Scarlett: Fiddle-dee-dee! War, war, war; this war talk’s spoiling all the fun at every party this spring. I get so bored I could scream. Besides… there isn’t going to be any war.
No, Scarlett, though everyone wishes you were right. In reality there is always a war. Always.
Whether brought by family, friend or foe we will forever come face to face with discouragement, adversity, jealousy, and confusion. Sometimes arriving on a daily basis. We are forced to fight for survival in this world. Every human soul is battling similar issues.
The worst wars? Those are the ones we fight against ourselves.
Living with a mental illness requires courage, counseling, meditation, prayer, supportive friends and family members… and medication.
There is still such an absolutely permeating social stigma surrounding invisible illnesses. Also, most communities have a severe deficit of understanding and empathy in how to support someone with visible challenges, much less citizens with mental or emotional disorders.
Most people do not intend to act in a hateful or prejudicial manner towards us as we walk among them every day. They simply don’t understand what we’re going through or why we behave differently from the “norm”.
To battle this unintentional pre-judgement, it can be helpful to adopt the mindset of a warrior…. reaching deep within your spirit to find the courage others might lack. Courage is both our worst enemy and best friend… depending on the swing of the pendulum. When we can manage to grasp the friendly side, we fancy ourselves charming and able to do anything. Then, in those times, what do we wield as a soldier of education and understanding?
We must speak openly, honestly, and often about what we’re feeling, how our illness effects our daily lives, and what our friends and family can do to help us heal. We should also be open to questions and prepared to answer as simply and quickly as possible.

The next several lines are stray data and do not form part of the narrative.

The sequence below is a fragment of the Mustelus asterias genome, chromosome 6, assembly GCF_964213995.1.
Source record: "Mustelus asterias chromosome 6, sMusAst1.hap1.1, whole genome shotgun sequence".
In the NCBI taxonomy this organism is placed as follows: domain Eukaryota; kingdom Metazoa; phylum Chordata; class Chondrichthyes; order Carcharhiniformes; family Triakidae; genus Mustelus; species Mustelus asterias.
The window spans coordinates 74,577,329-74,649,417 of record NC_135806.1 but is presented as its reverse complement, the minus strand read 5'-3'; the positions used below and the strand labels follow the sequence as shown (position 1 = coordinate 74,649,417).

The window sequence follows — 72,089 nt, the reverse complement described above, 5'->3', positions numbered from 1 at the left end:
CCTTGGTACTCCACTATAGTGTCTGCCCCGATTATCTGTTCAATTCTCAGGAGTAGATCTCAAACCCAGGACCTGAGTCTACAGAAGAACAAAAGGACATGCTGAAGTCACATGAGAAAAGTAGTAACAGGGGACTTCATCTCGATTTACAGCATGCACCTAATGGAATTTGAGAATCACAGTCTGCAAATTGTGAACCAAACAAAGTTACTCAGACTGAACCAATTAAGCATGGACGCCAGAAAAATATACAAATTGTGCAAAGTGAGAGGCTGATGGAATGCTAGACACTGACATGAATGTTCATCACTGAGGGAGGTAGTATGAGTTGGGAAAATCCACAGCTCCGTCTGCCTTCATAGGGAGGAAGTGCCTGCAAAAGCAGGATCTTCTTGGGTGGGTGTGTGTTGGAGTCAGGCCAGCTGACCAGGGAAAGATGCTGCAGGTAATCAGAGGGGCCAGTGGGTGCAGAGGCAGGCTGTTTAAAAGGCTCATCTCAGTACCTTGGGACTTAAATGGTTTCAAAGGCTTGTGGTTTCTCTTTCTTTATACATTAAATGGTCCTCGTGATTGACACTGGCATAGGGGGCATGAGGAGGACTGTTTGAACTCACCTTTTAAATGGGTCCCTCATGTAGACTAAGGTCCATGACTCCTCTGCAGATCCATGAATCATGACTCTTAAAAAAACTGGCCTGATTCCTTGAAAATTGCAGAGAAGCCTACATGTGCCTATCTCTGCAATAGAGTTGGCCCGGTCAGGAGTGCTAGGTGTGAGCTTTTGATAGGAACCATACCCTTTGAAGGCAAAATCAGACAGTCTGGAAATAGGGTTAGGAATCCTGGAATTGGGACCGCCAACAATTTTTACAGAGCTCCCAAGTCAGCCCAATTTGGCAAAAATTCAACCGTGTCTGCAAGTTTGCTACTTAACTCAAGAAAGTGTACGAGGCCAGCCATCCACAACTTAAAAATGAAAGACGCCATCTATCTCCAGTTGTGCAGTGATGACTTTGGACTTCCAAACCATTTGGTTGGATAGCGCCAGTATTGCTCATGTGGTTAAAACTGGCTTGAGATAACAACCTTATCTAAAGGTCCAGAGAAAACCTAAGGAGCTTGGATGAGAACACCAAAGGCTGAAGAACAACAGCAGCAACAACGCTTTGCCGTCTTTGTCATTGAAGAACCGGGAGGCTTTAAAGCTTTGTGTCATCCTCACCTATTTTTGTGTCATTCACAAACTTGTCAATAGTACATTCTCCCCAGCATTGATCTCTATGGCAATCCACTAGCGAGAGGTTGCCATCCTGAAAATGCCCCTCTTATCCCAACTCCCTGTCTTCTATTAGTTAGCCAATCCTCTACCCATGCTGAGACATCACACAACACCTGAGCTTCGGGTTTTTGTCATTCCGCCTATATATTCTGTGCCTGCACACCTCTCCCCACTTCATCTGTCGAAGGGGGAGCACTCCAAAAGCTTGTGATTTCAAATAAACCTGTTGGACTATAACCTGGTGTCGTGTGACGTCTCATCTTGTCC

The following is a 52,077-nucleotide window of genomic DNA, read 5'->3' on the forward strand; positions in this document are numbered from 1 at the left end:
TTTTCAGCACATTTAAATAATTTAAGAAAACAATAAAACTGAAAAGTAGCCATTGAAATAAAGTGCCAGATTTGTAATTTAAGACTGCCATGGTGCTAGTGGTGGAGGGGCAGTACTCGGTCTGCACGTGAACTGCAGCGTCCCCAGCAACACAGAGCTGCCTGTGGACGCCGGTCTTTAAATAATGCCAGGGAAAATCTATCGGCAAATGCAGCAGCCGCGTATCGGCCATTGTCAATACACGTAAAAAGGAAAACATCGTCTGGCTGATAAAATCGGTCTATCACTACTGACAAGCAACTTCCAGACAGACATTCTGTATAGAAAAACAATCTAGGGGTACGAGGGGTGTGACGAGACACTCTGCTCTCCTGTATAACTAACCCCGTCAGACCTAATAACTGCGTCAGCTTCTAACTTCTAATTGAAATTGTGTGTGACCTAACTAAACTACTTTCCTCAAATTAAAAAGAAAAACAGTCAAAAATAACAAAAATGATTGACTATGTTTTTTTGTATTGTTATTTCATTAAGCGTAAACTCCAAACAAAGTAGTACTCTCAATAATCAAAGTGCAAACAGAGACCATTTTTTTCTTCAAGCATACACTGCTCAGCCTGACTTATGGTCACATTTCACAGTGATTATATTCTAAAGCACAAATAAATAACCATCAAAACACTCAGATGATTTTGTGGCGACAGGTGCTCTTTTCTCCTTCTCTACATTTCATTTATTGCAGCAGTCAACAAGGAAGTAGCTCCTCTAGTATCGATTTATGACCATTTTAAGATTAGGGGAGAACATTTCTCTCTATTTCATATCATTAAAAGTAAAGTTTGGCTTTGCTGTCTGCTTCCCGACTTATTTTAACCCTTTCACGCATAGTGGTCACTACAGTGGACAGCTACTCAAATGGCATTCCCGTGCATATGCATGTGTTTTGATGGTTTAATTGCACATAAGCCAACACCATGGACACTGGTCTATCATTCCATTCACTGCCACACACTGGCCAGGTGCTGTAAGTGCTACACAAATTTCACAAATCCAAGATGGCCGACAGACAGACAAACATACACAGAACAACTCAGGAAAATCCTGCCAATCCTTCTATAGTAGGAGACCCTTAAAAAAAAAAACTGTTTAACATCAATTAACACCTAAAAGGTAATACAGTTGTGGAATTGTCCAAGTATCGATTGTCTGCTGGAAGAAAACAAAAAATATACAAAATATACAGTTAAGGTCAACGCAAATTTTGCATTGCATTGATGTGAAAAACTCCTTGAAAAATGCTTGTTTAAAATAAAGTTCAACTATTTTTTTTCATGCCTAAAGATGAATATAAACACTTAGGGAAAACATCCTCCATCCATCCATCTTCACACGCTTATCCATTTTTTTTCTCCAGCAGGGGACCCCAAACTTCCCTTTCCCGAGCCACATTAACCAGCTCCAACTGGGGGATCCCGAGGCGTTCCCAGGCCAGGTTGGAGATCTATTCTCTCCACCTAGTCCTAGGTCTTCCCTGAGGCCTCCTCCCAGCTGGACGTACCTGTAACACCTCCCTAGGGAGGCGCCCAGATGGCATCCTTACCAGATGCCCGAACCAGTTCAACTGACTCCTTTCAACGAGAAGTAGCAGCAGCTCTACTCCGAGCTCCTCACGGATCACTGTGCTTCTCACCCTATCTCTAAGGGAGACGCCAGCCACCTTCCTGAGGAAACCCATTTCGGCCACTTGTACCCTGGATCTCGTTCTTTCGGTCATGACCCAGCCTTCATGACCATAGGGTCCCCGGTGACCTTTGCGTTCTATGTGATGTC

There will always exist other moments… the ones during which courage eludes us. That’s when our friends and family need to step in and take up the mantle of edification. Because they have lived with this and should know how to impart knowledge when needed.
It is imperative that we do everything we can within our homes and communities to bring light to what so many people consider a dark subject. There is no darkness in Truth. (I’ll get to that later, btw. 😉 )
When someone says, “you have a lot of courage.”, it is a wonderful compliment and such a sweet utterance from the most well meaning among us. They are the people who care and are willing to learn and they see our courage.
However, I still have to wonder: should it be an act of bravery to speak openly about something that is experienced by so many people? It is a health condition that either directly or indirectly effects well over half our population. We should have a dialog moving fluidly between us at this point in history. Yet, it’s misunderstood to a degree that many people would rather keep silent and hidden.
I’m hoping we all find the tenacity to attack this enemy of apathetic cowardice and win this war. It is my prayer that someday we will be seen as courageous because we are living with strength and battling some of the worst monsters life can through at us.
Let us become an army of unmitigated temerity against aversion born of misunderstanding and fear.
If I may…. shall we “Rise Up“?